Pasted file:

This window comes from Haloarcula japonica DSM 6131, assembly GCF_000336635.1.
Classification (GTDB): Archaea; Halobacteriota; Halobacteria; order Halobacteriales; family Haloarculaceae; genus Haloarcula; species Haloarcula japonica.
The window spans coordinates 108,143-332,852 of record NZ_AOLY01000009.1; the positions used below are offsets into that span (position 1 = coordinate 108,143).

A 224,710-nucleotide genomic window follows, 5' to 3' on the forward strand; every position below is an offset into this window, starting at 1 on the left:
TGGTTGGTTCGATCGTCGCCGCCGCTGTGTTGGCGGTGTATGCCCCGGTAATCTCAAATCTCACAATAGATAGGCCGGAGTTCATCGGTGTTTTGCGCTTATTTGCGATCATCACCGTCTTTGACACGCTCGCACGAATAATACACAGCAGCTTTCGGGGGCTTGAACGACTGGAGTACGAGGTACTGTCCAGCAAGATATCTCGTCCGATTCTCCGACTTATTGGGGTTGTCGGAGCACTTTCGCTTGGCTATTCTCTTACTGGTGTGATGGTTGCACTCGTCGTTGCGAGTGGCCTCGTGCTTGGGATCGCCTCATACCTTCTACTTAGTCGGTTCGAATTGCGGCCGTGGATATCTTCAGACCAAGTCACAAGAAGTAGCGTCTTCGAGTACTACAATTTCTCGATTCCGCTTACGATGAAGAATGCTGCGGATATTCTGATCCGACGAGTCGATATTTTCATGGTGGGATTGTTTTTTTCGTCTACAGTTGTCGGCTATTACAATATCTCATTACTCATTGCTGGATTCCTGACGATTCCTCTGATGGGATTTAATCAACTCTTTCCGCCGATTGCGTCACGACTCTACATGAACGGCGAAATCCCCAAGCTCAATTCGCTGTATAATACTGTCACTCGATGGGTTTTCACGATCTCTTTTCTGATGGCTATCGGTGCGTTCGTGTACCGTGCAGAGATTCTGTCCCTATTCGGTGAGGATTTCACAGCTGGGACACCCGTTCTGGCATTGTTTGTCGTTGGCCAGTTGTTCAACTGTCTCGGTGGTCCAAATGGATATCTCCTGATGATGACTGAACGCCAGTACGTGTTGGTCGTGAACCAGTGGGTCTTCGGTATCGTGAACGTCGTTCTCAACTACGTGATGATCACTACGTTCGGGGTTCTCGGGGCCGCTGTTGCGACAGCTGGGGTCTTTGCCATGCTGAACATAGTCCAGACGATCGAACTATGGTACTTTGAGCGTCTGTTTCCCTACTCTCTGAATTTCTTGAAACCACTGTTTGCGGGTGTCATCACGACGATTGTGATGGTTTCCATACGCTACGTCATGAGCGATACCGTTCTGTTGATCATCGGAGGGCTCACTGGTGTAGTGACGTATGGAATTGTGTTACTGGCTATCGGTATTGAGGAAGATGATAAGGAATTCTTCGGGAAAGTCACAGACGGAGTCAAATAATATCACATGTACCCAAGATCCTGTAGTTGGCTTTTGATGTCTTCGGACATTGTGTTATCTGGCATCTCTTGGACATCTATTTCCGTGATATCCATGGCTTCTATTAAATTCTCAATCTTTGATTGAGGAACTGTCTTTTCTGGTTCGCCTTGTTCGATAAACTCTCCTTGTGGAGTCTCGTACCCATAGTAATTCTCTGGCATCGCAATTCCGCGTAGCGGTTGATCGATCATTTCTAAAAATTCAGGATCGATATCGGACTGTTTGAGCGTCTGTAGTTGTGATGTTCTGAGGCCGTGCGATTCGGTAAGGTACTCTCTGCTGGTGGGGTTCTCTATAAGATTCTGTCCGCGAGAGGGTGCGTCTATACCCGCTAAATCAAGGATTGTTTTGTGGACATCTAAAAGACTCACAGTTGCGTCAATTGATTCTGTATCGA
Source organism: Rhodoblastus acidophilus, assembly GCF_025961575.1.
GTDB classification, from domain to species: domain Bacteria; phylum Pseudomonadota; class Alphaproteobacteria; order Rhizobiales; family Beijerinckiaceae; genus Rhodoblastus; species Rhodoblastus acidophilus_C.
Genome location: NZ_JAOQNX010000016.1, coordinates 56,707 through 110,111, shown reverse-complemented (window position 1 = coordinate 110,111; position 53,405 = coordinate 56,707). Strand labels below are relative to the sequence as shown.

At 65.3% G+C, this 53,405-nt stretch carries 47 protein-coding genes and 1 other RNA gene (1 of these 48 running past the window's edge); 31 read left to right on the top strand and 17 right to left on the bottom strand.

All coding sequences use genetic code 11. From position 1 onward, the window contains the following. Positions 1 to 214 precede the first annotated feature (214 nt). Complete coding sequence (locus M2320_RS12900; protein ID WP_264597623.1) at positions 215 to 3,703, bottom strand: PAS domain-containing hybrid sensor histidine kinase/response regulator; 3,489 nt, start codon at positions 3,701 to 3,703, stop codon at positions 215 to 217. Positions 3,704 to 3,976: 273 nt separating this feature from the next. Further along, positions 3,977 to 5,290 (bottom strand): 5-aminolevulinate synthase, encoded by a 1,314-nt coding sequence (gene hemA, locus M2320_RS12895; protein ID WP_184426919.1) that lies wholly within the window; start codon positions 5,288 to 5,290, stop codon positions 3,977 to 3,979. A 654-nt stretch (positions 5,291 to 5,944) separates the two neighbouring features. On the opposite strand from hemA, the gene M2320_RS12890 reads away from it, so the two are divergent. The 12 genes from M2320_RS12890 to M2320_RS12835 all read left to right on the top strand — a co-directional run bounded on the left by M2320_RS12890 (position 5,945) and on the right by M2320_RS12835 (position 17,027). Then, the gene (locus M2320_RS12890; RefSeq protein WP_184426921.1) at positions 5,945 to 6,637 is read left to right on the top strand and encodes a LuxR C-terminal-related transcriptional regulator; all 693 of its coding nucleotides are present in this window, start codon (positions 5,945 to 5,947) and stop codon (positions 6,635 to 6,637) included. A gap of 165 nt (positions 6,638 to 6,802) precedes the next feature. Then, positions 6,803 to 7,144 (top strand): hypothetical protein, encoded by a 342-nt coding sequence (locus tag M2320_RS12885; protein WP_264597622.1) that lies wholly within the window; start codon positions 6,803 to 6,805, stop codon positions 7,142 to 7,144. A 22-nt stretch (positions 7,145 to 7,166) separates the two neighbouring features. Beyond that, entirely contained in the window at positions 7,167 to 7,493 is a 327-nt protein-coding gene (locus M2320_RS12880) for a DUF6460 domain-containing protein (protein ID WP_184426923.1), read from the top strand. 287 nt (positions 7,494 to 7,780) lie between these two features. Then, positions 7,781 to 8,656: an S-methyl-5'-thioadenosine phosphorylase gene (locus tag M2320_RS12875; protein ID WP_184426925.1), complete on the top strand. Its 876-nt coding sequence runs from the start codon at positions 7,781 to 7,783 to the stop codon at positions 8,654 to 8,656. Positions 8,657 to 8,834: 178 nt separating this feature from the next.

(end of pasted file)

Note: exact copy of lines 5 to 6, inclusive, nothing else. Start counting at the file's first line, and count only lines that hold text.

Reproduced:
TGGTTGGTTCGATCGTCGCCGCCGCTGTGTTGGCGGTGTATGCCCCGGTAATCTCAAATCTCACAATAGATAGGCCGGAGTTCATCGGTGTTTTGCGCTTATTTGCGATCATCACCGTCTTTGACACGCTCGCACGAATAATACACAGCAGCTTTCGGGGGCTTGAACGACTGGAGTACGAGGTACTGTCCAGCAAGATATCTCGTCCGATTCTCCGACTTATTGGGGTTGTCGGAGCACTTTCGCTTGGCTATTCTCTTACTGGTGTGATGGTTGCACTCGTCGTTGCGAGTGGCCTCGTGCTTGGGATCGCCTCATACCTTCTACTTAGTCGGTTCGAATTGCGGCCGTGGATATCTTCAGACCAAGTCACAAGAAGTAGCGTCTTCGAGTACTACAATTTCTCGATTCCGCTTACGATGAAGAATGCTGCGGATATTCTGATCCGACGAGTCGATATTTTCATGGTGGGATTGTTTTTTTCGTCTACAGTTGTCGGCTATTACAATATCTCATTACTCATTGCTGGATTCCTGACGATTCCTCTGATGGGATTTAATCAACTCTTTCCGCCGATTGCGTCACGACTCTACATGAACGGCGAAATCCCCAAGCTCAATTCGCTGTATAATACTGTCACTCGATGGGTTTTCACGATCTCTTTTCTGATGGCTATCGGTGCGTTCGTGTACCGTGCAGAGATTCTGTCCCTATTCGGTGAGGATTTCACAGCTGGGACACCCGTTCTGGCATTGTTTGTCGTTGGCCAGTTGTTCAACTGTCTCGGTGGTCCAAATGGATATCTCCTGATGATGACTGAACGCCAGTACGTGTTGGTCGTGAACCAGTGGGTCTTCGGTATCGTGAACGTCGTTCTCAACTACGTGATGATCACTACGTTCGGGGTTCTCGGGGCCGCTGTTGCGACAGCTGGGGTCTTTGCCATGCTGAACATAGTCCAGACGATCGAACTATGGTACTTTGAGCGTCTGTTTCCCTACTCTCTGAATTTCTTGAAACCACTGTTTGCGGGTGTCATCACGACGATTGTGATGGTTTCCATACGCTACGTCATGAGCGATACCGTTCTGTTGATCATCGGAGGGCTCACTGGTGTAGTGACGTATGGAATTGTGTTACTGGCTATCGGTATTGAGGAAGATGATAAGGAATTCTTCGGGAAAGTCACAGACGGAGTCAAATAATATCACATGTACCCAAGATCCTGTAGTTGGCTTTTGATGTCTTCGGACATTGTGTTATCTGGCATCTCTTGGACATCTATTTCCGTGATATCCATGGCTTCTATTAAATTCTCAATCTTTGATTGAGGAACTGTCTTTTCTGGTTCGCCTTGTTCGATAAACTCTCCTTGTGGAGTCTCGTACCCATAGTAATTCTCTGGCATCGCAATTCCGCGTAGCGGTTGATCGATCATTTCTAAAAATTCAGGATCGATATCGGACTGTTTGAGCGTCTGTAGTTGTGATGTTCTGAGGCCGTGCGATTCGGTAAGGTACTCTCTGCTGGTGGGGTTCTCTATAAGATTCTGTCCGCGAGAGGGTGCGTCTATACCCGCTAAATCAAGGATTGTTTTGTGGACATCTAAAAGACTCACAGTTGCGTCAATTGATTCTGTATCGA
Source organism: Rhodoblastus acidophilus, assembly GCF_025961575.1.